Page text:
How this man turned recycling into a business
A CAMIRA social worker is behind a new business that pays people to fill wheelie bins full of their recyclables - and he takes them away too.
Owen Kessels is the founder of Reward Recycling that has already distributed more than 270 of their own wheelie bins across the Greater Springfield area including Augustine Heights and Camira.
"The idea came about because Ipswich City Council stopped recycling because of the high contamination rates. And then they started recycling again, but they weren't taking glass," he said.
"So we decided to do something about that, because we believe recycling shouldn't go into landfill. that's really the core belief of our business and that resonates with many of our customers."
"For a $50 refundable deposit, we provide a wheelie bin for people and a free pick-up service, and we pay a $5 reward when the bin is full to the brim. We've really been getting a great response from people."
The business is also providing an option where they provide a free bin and free pick-up service, but minus the $5 refund.
Mr Kessels is also trialling the scheme in parts of Ipswich and is looking to expand, but is wary of becoming too big too fast.
"We don't want to disappoint people," he said.
Mr Kessels has another 130 bins in stock that he plans to distribute over the next month or so for people interested in taking part.
After door knocking and delivering flyers about the scheme, Mr Kessels said he had been overwhelmed with support.
"What we've found is that a lot of people aren't motivated by the monetary reward. When we say would you like the $5 reward or would you like to support us and we donate 10 percent to charity, people go with the second option. It's been really surprising. We didn't expect that."
Mr Kessels said the business will pay out rewards to its customers once a year just before Christmas.
"And people have been all right with that. It's a bit of money just before Christmas, and it saves us administration costs," he said.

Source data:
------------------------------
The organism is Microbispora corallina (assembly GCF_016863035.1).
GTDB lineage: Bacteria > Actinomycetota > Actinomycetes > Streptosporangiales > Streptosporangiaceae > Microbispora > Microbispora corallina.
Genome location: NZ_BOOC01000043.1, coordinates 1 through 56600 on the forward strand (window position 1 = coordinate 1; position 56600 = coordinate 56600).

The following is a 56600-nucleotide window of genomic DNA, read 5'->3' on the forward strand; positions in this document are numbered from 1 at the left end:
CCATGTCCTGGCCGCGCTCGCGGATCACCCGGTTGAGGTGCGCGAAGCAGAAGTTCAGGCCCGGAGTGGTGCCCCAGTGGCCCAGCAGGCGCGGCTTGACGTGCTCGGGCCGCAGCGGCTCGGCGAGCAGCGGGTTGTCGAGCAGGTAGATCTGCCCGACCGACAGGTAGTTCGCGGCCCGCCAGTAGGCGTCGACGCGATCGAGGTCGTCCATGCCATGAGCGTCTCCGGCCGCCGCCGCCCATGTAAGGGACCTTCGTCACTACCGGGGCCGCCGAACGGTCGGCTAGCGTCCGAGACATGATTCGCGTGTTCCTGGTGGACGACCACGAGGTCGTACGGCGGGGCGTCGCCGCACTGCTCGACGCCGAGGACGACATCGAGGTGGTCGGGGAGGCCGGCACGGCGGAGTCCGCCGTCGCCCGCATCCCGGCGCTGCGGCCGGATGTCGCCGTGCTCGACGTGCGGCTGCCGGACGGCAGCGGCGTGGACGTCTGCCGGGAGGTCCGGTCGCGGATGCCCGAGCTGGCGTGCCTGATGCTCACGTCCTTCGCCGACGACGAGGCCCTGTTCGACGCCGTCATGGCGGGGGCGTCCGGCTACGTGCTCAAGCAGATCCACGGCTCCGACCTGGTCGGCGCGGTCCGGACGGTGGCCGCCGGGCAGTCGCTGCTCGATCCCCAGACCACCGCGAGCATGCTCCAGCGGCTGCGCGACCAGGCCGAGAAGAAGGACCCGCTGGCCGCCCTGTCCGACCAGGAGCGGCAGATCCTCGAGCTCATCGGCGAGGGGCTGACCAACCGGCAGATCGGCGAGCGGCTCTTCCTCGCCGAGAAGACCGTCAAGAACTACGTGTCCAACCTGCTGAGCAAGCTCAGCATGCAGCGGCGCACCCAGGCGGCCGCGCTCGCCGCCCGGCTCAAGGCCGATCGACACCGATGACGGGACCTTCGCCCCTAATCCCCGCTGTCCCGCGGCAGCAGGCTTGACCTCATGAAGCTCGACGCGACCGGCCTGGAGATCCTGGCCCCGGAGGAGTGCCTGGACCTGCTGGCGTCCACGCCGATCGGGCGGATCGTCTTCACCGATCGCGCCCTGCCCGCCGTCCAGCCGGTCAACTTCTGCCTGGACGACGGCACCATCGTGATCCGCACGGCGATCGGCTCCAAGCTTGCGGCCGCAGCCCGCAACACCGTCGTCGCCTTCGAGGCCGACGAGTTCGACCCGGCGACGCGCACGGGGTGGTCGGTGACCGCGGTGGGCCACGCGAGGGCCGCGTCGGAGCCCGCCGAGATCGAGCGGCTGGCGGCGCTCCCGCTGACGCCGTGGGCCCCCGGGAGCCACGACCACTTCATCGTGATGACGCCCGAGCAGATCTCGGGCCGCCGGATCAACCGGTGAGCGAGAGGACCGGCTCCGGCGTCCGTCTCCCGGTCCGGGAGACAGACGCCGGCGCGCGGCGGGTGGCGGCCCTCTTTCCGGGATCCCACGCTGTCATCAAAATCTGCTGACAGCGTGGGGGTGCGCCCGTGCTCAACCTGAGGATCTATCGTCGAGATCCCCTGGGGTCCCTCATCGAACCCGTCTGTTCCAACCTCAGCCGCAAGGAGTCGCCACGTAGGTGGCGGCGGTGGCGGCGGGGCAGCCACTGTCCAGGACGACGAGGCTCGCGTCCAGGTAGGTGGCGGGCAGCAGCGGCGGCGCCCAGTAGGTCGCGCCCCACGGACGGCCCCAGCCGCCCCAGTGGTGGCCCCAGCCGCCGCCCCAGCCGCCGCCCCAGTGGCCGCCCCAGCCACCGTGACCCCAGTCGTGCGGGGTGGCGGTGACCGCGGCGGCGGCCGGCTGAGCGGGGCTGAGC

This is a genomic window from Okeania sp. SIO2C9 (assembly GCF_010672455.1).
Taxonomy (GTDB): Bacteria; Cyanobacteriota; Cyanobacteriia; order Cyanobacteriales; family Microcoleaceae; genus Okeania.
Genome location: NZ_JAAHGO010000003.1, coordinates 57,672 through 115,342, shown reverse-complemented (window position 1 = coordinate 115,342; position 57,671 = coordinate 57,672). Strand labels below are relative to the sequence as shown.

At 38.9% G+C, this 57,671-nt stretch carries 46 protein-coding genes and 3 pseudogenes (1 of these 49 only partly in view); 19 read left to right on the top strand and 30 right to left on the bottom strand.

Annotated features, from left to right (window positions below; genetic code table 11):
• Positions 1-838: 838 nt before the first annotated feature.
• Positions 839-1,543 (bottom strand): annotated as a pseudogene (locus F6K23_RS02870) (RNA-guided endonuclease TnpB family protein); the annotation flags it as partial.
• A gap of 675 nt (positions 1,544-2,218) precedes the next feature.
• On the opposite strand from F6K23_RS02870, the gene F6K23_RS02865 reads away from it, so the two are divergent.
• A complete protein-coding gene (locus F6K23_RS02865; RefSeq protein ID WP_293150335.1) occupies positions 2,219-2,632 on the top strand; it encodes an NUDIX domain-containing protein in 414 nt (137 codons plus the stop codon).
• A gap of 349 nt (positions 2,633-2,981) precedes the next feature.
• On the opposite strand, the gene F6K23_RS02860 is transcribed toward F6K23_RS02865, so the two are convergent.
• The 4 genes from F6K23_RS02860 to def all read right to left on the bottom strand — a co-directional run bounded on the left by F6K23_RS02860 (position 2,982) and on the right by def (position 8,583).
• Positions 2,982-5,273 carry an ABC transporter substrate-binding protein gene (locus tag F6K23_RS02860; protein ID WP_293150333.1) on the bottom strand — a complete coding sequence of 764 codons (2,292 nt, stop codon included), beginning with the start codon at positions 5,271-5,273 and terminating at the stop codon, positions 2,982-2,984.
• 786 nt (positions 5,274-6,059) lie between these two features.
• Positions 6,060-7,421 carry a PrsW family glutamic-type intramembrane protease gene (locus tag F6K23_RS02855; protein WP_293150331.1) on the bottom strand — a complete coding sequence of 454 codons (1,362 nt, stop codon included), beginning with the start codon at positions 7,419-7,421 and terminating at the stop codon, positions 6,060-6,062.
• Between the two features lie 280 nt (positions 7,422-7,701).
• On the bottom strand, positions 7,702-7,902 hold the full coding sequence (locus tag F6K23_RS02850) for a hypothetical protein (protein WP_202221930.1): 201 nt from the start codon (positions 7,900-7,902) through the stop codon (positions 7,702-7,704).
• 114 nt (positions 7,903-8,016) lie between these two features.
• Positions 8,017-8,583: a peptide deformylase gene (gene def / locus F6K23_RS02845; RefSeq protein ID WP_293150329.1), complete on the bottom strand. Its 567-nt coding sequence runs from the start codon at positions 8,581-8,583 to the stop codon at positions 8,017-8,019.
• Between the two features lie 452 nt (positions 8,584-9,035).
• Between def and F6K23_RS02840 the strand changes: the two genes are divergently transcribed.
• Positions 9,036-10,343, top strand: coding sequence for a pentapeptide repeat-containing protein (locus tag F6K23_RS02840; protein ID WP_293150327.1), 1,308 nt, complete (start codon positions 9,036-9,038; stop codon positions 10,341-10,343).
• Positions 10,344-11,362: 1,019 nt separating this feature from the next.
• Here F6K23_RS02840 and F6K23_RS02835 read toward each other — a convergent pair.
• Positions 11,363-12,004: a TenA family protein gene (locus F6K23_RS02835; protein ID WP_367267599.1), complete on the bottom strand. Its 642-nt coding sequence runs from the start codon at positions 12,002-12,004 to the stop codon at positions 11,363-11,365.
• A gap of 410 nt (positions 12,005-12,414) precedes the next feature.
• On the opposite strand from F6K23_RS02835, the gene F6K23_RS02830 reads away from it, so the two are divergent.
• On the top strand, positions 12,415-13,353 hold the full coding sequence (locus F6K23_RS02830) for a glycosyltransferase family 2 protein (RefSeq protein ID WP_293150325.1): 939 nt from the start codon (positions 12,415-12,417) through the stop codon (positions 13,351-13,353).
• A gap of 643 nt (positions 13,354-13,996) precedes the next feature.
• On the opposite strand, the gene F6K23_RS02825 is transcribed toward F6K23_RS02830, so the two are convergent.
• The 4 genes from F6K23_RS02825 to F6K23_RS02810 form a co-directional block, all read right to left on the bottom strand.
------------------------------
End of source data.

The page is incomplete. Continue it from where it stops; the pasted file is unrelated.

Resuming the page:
"The basic requirement is that people can recycle three or more of the 10 cent recyclables a week, and if they can do that, they'll pretty much fill that bin within 10 weeks. They need to fill the bin within the 10 weeks to get the $5 reward, and that's quite achievable."
Everyone from families with children to retirees have jumped on board.
"Many people are busy and they've tried taking the stuff in themselves and they go 'it's just too much trouble'," Mr Kessels said.
"Can you imagine everyone in the city of Ipswich driving in to drop off $5 or $10 worth of bottles? It's extra traffic on our roads, it's another job. With our bin, someone else looks after it and they get a bit of cash and that helps."
Living on a two acre property and travelling a lot for work had helped give rise to his idea, Mr Kessels said.
"I like driving and I like doing positive things for the environment so when the idea came to me, I thought 'I could make that work'," he said.
"Some people go 'that's a great idea, that might be really big'. It might be really big actually, but we'll see. It's a bit frightening running a business because there's a fair bit of money tied up in getting set up and hoping it'll go okay."
"I have one lady and she's quite looking forward to the bin because she has about five bin loads. Hubby keeps saying he's going to take them in, and he keeps adding to the pile as he has a drink out the back."